Race Car Driver Succumbs to ALS, Leaves Legacy Behind

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Some proceeds from sales of Rusty Cummings' “For a Million Summers”, released by Bush Publishing, will be donated to the ALS association.

Amyotrophic Lateral Sclerosis or A.L.S. is widely known for taking the life of baseball legend Lou Gehrig; recently, another athlete succumbed to the rare disorder commonly called “Lou Gehrig’s Disease,” but not before leaving his own legacy behind. Dirt track race car driver and SUPR champion Rusty Cummings was diagnosed with the disease in April of 2011 and passed away just a few months later – an indicator of how little progress has been achieved in slowing or stopping the disease since Gehrig’s own passing over 70 years ago. In his final months, Cummings wrote a book called “For a Million Summers”, which has been released through Bush Publishing. A share of the sales of the book will benefit the Mississippi/Louisiana chapter of the A.L.S. Association.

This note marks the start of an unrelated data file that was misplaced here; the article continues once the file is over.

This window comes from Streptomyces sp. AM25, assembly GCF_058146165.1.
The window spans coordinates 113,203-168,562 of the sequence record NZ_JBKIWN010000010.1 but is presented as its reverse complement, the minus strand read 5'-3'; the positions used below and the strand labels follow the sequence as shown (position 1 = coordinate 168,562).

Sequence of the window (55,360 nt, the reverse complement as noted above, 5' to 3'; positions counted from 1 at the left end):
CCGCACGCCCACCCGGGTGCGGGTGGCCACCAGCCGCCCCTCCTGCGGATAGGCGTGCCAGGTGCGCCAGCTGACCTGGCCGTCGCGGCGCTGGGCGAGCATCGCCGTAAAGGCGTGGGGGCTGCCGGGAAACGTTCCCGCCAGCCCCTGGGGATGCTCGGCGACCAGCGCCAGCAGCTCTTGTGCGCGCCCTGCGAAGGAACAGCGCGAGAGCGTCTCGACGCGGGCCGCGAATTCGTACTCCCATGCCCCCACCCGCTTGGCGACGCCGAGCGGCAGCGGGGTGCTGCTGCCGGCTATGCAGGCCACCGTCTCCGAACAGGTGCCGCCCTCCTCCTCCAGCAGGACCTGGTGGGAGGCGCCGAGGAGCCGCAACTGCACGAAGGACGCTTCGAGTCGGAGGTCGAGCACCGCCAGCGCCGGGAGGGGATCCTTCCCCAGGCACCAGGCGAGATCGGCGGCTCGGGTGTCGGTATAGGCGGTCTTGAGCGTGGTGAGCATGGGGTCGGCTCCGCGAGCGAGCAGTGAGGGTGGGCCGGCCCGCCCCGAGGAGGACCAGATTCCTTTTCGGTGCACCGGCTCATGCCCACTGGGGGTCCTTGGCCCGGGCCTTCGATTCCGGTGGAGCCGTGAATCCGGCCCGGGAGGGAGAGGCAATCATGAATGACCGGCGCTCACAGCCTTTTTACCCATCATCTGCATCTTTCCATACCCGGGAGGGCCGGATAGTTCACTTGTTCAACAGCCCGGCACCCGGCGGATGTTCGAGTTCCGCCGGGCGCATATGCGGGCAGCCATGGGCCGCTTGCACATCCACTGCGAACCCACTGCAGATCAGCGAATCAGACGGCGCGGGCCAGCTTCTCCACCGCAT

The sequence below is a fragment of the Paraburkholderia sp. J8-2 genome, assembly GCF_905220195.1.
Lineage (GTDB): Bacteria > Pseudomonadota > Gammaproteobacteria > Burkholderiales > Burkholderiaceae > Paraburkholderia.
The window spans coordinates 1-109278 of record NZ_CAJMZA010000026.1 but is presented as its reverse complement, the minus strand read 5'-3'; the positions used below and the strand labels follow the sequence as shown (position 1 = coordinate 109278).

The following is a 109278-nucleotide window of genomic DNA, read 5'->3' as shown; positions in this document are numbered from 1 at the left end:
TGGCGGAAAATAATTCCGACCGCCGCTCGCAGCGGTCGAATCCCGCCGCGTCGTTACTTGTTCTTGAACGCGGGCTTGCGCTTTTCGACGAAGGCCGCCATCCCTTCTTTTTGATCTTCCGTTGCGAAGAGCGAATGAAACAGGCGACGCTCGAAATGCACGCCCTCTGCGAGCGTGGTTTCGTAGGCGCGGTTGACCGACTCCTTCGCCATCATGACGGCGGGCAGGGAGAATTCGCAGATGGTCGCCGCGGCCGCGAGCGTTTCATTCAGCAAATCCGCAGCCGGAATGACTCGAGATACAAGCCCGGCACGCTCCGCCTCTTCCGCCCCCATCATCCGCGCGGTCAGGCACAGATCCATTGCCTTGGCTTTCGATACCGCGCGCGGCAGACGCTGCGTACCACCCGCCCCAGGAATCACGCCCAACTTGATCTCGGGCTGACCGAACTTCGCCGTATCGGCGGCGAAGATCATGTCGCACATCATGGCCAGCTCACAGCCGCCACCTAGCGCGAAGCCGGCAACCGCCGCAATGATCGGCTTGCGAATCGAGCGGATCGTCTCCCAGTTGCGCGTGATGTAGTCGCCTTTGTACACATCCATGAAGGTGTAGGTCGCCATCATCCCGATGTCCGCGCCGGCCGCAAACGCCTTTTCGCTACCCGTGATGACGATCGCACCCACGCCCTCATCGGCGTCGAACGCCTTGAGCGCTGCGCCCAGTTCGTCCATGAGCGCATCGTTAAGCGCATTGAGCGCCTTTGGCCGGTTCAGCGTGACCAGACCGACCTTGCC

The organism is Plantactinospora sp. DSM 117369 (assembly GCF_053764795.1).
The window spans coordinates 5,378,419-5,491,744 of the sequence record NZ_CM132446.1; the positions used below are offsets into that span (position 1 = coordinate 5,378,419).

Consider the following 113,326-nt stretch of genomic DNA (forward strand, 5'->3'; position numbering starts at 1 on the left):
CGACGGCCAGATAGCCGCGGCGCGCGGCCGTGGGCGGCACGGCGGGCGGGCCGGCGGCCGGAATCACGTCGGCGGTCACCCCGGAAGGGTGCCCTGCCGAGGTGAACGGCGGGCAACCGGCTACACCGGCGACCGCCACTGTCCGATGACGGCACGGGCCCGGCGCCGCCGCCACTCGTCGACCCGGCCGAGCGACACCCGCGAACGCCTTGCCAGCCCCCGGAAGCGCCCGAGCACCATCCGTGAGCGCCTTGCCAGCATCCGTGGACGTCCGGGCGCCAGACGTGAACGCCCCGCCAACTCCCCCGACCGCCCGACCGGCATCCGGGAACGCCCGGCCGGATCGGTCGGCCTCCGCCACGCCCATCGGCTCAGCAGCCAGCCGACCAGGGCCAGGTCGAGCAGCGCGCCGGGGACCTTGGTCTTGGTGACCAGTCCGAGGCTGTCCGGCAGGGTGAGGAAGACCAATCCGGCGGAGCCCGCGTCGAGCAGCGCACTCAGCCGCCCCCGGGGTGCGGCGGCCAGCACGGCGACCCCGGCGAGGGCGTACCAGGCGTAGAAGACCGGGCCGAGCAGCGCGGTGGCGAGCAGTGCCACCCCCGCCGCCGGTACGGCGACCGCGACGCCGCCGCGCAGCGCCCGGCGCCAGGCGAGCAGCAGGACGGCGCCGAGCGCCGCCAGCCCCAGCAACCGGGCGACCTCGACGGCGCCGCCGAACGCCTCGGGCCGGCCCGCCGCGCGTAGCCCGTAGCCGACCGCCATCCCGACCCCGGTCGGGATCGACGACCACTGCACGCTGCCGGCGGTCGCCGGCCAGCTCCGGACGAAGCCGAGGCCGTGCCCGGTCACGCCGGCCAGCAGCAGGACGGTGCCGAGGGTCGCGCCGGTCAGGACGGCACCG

Louisiana native Cummings, who wrote as Russell J. Cummings instead of using his better known nickname ‘Rusty’, penned a novel not about the race track or life as a sportsman but about coming of age in the south. His sensitive and reflective subject matter, as well as his gift for prose, came as a surprise to many, including his own family, who are now champions for the book. Daughter Dana says, “It’s his legacy, what he left for us to do something with.”

In a preface to the book, the family states, in part, “We will continue to support the ALS Association…in their efforts to find a cure so that one day no family will have to suffer through this debilitating disease as we have.”

In a literal race against time, Rusty Cummings signed off on the final draft of the novel just hours before his death.

For more information about “For a Million Summers”, visit http://www.bushpublishing.com.

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